BAKU/YEREVAN – Azerbaijan and ethnic Armenian forces clashed in several areas of Nagorno-Karabakh on Friday, hours before talks were due to start in Washington to try to end the deadliest fighting in the mountain enclave for over a quarter of a century.
U.S. Secretary of State Mike Pompeo was scheduled to meet the foreign ministers of Azerbaijan and Armenia in a new attempt to end nearly a month of bloodshed in which Russian President Vladimir Putin said 5,000 people may have been killed.
The collapse of two Russia-brokered ceasefires has also dimmed hopes of a quick end to fighting that broke out on Sept. 27 over Nagorno-Karabakh, a breakaway territory which is within Azerbaijan but is controlled by ethnic Armenians.
World powers want to prevent the fighting sparking a wider war that draws in Turkey and Russia, and are concerned about the security of pipelines in Azerbaijan that carry Azeri gas and oil through the South Caucasus to world markets.
In the latest clashes, Azerbaijan’s defence ministry reported fighting in several areas, including territories close to the line of contact that divides the sides.
Armenia’s defence ministry also reported fighting in several areas and said the town of Martuni in Nagorno-Karabakh was shelled again during the night.
Pompeo is expected to hold separate talks with Azeri Foreign Minister Jeyhun Bayramov and Armenian Foreign Minister Zohrab Mnatsakanyan. It is not clear whether the two former Soviet republics’ ministers will meet directly.
“I very much hope that our American partners will act in unison with us and will help the settlement,” Russian President Vladimir Putin said on Thursday, adding that he speaks to leaders of Armenia and Azerbaijan several times a day by phone.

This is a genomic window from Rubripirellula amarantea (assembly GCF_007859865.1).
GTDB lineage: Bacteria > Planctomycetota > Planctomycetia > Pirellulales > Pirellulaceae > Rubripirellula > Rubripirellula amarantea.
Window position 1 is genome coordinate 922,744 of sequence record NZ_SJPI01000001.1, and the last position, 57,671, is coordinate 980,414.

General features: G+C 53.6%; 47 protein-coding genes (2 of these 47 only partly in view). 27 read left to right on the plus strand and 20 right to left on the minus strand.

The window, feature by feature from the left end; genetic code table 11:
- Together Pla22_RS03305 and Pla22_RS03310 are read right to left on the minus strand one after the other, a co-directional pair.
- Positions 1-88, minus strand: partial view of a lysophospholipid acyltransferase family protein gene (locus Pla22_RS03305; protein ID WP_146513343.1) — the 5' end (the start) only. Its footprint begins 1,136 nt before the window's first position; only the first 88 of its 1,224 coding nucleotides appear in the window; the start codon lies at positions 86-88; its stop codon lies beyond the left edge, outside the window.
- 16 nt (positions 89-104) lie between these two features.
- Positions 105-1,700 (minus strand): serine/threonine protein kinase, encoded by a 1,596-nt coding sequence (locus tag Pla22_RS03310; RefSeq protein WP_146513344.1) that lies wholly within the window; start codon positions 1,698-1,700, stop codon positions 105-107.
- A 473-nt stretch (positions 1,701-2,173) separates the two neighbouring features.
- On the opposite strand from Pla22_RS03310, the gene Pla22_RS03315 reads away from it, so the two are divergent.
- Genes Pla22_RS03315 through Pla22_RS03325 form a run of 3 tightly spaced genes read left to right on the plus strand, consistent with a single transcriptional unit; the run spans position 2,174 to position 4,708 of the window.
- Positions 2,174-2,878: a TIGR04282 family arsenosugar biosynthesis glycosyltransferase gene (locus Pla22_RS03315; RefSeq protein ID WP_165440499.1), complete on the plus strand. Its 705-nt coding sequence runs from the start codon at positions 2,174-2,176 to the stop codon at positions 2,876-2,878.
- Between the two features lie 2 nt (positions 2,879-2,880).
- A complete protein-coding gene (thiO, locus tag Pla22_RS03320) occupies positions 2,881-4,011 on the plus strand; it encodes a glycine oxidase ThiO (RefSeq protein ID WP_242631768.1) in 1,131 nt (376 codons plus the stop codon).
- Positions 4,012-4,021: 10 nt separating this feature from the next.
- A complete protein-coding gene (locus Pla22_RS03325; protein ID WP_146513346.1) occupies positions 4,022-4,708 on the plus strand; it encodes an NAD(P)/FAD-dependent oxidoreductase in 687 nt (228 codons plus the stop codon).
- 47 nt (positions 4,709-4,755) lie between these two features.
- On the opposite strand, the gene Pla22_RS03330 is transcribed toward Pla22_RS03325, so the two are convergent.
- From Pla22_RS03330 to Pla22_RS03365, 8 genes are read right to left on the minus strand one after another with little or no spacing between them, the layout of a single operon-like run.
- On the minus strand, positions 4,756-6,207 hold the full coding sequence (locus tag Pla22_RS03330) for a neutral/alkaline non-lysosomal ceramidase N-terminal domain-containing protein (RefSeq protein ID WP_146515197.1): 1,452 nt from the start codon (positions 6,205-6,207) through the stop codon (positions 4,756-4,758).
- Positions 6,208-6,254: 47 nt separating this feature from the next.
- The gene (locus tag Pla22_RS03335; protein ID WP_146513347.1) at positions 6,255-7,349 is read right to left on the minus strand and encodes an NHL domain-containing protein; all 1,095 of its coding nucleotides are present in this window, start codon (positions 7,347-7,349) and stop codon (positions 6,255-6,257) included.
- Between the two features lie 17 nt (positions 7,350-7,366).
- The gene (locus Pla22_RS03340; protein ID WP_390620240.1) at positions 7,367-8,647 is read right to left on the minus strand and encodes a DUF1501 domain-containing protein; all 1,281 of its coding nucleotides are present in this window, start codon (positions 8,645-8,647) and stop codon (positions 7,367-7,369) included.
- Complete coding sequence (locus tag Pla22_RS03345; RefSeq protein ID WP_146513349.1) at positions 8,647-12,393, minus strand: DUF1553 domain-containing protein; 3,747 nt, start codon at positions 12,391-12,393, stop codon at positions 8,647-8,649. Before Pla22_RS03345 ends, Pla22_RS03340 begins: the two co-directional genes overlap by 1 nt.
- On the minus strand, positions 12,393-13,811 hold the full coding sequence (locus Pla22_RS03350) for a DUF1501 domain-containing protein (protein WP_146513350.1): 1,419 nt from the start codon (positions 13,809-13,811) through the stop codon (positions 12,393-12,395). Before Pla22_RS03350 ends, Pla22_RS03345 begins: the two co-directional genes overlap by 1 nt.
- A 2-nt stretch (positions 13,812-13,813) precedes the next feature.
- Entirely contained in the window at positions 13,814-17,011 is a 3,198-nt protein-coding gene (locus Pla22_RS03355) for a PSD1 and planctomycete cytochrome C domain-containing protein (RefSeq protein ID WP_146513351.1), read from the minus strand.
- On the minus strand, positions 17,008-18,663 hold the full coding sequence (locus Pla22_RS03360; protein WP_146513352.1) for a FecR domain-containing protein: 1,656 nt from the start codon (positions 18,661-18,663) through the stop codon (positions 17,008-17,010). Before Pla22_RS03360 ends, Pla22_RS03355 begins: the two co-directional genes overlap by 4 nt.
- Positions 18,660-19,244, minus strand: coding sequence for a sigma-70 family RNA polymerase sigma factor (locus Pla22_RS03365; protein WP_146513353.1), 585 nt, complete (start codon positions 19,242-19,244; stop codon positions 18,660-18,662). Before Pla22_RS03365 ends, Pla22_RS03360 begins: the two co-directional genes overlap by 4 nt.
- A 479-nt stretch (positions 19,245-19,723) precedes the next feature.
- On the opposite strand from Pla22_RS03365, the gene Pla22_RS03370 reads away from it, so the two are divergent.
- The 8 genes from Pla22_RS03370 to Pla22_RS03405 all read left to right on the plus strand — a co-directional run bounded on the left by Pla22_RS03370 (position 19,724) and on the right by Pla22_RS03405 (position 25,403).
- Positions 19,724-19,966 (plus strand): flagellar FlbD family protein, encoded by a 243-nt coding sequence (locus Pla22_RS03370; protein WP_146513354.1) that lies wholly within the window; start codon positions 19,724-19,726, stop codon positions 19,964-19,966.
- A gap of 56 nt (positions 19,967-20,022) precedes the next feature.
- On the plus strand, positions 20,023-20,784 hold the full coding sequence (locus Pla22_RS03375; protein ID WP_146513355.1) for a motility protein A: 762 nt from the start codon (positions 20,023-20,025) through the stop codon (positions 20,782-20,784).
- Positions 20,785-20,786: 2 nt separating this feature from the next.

Putin said Moscow believed more than 2,000 people had been killed on each side during the recent flare-up. The decades-old conflict led to a 1991-94 war in which about 30,000 people were killed and Azerbaijan’s troops were pushed out.
“RIGHT PATH FORWARD”
Pompeo said this week he hoped a diplomatic solution and the “right path forward” could be found as the United States, France and Russia press on with mediation efforts they have led for decades.
Armenian Prime Minister Nikol Pashinyan has said he can see no diplomatic resolution of the long-running conflict at this stage.
Azeri President Ilham Aliyev says the prospects of reaching a peace settlement are “very remote”, and demanded promises that Azerbaijan will be handed back control of Nagorno-Karabakh.
Armenians regard Nagorno-Karabakh as part of their historic homeland and accuse Azerbaijan of making a land grab in the recent fighting.
Azeri forces, bolstered by weapons bought from Turkey, say they have made territorial gains, including full control over the border with Iran, though Nagorno-Karabakh says its forces have repeatedly repulsed attacks.
Turkey has said it would send soldiers and provide military support for Azerbaijan if such a request were made by its ally.
Putin said Russia, which has a defence pact with Armenia, disagreed with Turkey on Nagorno-Karabakh, but both countries needed to find a compromise.